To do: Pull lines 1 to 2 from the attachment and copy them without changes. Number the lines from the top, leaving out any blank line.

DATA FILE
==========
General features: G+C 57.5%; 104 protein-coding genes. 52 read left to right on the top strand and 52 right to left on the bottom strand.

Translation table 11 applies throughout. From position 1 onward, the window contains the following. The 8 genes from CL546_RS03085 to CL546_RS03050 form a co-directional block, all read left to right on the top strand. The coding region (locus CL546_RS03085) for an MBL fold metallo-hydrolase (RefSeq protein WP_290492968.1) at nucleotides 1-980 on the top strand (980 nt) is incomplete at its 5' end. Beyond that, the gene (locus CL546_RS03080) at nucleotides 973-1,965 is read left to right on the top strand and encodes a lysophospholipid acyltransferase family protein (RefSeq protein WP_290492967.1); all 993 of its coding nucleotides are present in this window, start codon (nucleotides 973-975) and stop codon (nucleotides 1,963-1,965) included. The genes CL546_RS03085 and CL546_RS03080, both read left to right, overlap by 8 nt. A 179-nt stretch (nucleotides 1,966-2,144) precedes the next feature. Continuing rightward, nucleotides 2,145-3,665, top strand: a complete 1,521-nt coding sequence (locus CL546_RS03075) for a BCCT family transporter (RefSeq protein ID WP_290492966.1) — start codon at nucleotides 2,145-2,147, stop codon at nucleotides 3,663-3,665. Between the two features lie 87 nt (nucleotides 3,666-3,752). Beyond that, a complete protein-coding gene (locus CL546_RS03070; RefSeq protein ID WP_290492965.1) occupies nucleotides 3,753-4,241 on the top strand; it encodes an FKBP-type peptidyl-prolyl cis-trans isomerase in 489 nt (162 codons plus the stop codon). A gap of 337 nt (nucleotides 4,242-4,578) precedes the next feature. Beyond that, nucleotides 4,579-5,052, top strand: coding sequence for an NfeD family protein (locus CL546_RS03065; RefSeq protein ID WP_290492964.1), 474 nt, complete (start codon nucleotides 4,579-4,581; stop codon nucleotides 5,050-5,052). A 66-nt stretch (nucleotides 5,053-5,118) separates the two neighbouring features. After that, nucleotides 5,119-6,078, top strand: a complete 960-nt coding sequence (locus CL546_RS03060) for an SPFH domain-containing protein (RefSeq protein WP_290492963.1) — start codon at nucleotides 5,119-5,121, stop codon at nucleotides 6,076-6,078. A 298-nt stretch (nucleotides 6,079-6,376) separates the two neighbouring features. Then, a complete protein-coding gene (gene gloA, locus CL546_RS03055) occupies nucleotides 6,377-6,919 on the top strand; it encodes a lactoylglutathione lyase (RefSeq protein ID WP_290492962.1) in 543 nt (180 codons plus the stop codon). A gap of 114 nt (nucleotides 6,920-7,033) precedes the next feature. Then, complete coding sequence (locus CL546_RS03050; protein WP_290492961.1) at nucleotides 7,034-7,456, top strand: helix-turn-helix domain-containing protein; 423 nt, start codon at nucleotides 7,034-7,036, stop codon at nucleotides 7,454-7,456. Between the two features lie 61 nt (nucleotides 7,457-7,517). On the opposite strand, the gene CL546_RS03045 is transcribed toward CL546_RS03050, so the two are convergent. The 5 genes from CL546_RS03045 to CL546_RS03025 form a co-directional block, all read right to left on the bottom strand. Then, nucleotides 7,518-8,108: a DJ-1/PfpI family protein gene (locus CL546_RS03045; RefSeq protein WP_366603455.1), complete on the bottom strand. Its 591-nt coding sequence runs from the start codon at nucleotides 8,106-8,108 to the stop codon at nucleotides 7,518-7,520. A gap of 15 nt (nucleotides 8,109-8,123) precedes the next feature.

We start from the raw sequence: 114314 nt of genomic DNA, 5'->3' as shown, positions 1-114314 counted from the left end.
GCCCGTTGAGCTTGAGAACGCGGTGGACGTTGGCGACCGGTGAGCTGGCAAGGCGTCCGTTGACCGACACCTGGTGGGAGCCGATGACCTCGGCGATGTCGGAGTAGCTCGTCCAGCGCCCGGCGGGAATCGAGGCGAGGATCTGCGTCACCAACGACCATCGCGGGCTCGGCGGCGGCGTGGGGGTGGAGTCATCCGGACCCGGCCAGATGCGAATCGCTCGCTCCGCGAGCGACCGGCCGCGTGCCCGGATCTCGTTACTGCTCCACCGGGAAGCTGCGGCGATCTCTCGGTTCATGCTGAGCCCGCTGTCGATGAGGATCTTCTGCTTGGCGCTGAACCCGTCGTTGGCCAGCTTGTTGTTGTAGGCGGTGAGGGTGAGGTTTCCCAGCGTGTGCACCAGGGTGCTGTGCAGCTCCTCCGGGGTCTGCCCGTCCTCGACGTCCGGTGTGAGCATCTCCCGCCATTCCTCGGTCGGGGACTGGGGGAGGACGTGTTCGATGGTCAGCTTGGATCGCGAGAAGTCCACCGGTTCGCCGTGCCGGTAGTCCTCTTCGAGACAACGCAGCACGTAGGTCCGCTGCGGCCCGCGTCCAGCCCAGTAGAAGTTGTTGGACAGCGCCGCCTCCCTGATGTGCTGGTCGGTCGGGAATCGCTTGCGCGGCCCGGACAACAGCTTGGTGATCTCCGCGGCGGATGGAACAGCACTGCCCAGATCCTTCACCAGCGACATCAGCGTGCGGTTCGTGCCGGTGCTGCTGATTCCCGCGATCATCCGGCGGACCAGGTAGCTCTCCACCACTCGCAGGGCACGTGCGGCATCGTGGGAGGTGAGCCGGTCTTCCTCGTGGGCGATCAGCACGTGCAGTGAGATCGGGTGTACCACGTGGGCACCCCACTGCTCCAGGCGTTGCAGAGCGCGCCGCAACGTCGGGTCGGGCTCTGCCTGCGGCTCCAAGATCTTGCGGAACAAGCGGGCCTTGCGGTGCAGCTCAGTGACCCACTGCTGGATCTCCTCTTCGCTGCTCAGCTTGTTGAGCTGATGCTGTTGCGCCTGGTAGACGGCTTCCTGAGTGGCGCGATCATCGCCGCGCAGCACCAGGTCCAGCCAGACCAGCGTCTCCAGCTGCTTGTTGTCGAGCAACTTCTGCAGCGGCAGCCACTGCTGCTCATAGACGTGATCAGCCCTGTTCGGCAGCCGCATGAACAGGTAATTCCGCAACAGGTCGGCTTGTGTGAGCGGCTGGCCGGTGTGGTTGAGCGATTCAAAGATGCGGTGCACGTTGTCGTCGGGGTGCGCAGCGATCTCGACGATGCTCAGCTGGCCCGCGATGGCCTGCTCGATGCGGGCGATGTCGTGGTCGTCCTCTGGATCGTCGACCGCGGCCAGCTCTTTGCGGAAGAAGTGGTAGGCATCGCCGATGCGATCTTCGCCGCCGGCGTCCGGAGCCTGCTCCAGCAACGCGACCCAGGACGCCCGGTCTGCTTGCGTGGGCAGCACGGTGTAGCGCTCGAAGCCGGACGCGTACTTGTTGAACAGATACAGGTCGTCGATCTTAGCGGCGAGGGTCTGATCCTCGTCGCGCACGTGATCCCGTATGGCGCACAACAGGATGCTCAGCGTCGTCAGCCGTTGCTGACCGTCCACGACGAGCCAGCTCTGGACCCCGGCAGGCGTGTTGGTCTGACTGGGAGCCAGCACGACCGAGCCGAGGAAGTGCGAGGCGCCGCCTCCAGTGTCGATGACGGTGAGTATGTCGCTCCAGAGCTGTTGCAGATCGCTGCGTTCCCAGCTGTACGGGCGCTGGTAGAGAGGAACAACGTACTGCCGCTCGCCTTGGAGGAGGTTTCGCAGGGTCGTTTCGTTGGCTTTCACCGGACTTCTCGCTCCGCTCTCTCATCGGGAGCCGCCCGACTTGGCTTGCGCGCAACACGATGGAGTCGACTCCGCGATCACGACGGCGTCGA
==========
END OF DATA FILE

General features: G+C 57.5%; 104 protein-coding genes. 52 read left to right on the top strand and 52 right to left on the bottom strand.

Translation table 11 applies throughout. From position 1 onward, the window contains the following. The 8 genes from CL546_RS03085 to CL546_RS03050 form a co-directional block, all read left to right on the top strand. The coding region (locus CL546_RS03085) for an MBL fold metallo-hydrolase (RefSeq protein WP_290492968.1) at nucleotides 1-980 on the top strand (980 nt) is incomplete at its 5' end. Beyond that, the gene (locus CL546_RS03080) at nucleotides 973-1,965 is read left to right on the top strand and encodes a lysophospholipid acyltransferase family protein (RefSeq protein WP_290492967.1); all 993 of its coding nucleotides are present in this window, start codon (nucleotides 973-975) and stop codon (nucleotides 1,963-1,965) included. The genes CL546_RS03085 and CL546_RS03080, both read left to right, overlap by 8 nt. A 179-nt stretch (nucleotides 1,966-2,144) precedes the next feature. Continuing rightward, nucleotides 2,145-3,665, top strand: a complete 1,521-nt coding sequence (locus CL546_RS03075) for a BCCT family transporter (RefSeq protein ID WP_290492966.1) — start codon at nucleotides 2,145-2,147, stop codon at nucleotides 3,663-3,665. Between the two features lie 87 nt (nucleotides 3,666-3,752). Beyond that, a complete protein-coding gene (locus CL546_RS03070; RefSeq protein ID WP_290492965.1) occupies nucleotides 3,753-4,241 on the top strand; it encodes an FKBP-type peptidyl-prolyl cis-trans isomerase in 489 nt (162 codons plus the stop codon). A gap of 337 nt (nucleotides 4,242-4,578) precedes the next feature. Beyond that, nucleotides 4,579-5,052, top strand: coding sequence for an NfeD family protein (locus CL546_RS03065; RefSeq protein ID WP_290492964.1), 474 nt, complete (start codon nucleotides 4,579-4,581; stop codon nucleotides 5,050-5,052). A 66-nt stretch (nucleotides 5,053-5,118) separates the two neighbouring features. After that, nucleotides 5,119-6,078, top strand: a complete 960-nt coding sequence (locus CL546_RS03060) for an SPFH domain-containing protein (RefSeq protein WP_290492963.1) — start codon at nucleotides 5,119-5,121, stop codon at nucleotides 6,076-6,078. A 298-nt stretch (nucleotides 6,079-6,376) separates the two neighbouring features. Then, a complete protein-coding gene (gene gloA, locus CL546_RS03055) occupies nucleotides 6,377-6,919 on the top strand; it encodes a lactoylglutathione lyase (RefSeq protein ID WP_290492962.1) in 543 nt (180 codons plus the stop codon). A gap of 114 nt (nucleotides 6,920-7,033) precedes the next feature. Then, complete coding sequence (locus CL546_RS03050; protein WP_290492961.1) at nucleotides 7,034-7,456, top strand: helix-turn-helix domain-containing protein; 423 nt, start codon at nucleotides 7,034-7,036, stop codon at nucleotides 7,454-7,456. Between the two features lie 61 nt (nucleotides 7,457-7,517). On the opposite strand, the gene CL546_RS03045 is transcribed toward CL546_RS03050, so the two are convergent. The 5 genes from CL546_RS03045 to CL546_RS03025 form a co-directional block, all read right to left on the bottom strand. Then, nucleotides 7,518-8,108: a DJ-1/PfpI family protein gene (locus CL546_RS03045; RefSeq protein WP_366603455.1), complete on the bottom strand. Its 591-nt coding sequence runs from the start codon at nucleotides 8,106-8,108 to the stop codon at nucleotides 7,518-7,520. A gap of 15 nt (nucleotides 8,109-8,123) precedes the next feature.